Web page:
Wednesday, April 11, 2007

Da, Da, Doctrine and Covenants?

Well, I got thinking...any other link between Dada and Mormonism?

What about Andy Kaufman?

Here are excerpts from the Slate article "Hot, Dada, and Still Dead":

Hot, Dada, and Still Dead

Man on the Moon puts a happy face on the life and times of Andy Kaufman....

The film does a good job of capturing the contradictions in Kaufman's personality. A devotee of transcendental meditation, he was also prone to temper tantrums, and his stage personae--particularly the sexist wrestler--upset some fellow travelers (in life, as in the movie, the TM movement threw him out at one point). Even though he was earning good money at Taxi, Kaufman took a night job as a busboy. Always trying to purify himself through meditation and a strict vegetarian diet, he was at the same time addicted to chocolate and sex, and he often visited prostitutes....

In its most marked deviation from real life, Man on the Moon provides Kaufman with a kind of feel-good comeback. Earlier in the film, Andy's manager George Shapiro (Danny DeVito), frustrated with his client's self-indulgent performances, tells him that he has to decide whether he's out to entertain the audience or himself. (In life, Shapiro was similarly frustrated.) After being diagnosed with cancer, Carrey's Kaufman decides to do a show at Carnegie Hall. The event is the definition of a crowd pleaser, replete with appearances by the Rockettes, the Mormon Tabernacle Choir, and Santa Claus (the act isn't entirely without bite; there's also a very funny moment involving a heart attack). And at the end of the evening Kaufman takes the entire audience out for milk and cookies. This all happened in real life--although the Rockettes weren't the real Rockettes and neither was the choir. But the performance took place in 1979, well before Kaufman got sick.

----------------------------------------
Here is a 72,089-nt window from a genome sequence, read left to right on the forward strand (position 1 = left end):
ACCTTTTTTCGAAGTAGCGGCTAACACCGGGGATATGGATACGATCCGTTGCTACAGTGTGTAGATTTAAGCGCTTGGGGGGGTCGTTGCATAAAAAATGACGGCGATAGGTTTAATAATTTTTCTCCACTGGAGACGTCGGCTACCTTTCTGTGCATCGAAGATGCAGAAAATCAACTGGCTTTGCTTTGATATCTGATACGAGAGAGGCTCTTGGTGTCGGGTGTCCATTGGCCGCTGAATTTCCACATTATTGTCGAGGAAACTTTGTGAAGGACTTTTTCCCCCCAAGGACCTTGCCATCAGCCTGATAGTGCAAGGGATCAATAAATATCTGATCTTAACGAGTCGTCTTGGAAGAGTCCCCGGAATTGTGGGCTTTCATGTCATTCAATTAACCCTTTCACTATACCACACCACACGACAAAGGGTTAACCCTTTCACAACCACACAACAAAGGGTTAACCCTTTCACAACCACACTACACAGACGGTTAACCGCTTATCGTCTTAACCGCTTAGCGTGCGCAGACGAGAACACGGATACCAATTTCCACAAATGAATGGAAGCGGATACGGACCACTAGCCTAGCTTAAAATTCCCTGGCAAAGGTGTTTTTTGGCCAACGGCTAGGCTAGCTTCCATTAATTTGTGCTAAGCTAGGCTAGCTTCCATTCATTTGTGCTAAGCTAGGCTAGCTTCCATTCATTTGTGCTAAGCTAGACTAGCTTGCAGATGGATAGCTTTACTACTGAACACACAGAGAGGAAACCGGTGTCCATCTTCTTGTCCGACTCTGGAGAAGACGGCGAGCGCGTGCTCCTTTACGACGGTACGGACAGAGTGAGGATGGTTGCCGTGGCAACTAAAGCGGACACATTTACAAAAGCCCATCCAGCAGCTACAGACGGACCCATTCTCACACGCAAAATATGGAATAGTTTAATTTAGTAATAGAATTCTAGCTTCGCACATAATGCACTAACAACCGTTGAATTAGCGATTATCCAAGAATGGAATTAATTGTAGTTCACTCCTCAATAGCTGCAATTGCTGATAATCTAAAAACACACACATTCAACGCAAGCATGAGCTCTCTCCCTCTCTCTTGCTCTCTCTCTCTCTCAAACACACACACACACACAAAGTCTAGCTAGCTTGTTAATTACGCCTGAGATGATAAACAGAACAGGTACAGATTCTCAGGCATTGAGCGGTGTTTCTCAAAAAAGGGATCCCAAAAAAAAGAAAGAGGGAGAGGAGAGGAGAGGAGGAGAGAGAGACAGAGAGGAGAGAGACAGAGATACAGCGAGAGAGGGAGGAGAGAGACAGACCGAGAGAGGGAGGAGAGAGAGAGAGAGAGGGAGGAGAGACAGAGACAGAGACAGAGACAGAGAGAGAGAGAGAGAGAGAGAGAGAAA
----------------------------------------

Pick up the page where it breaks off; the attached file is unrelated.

By time-shifting this feel-good scene forward, Man on the Moon relieves the true story of Kaufman's depressing decline.

For more andykaufman

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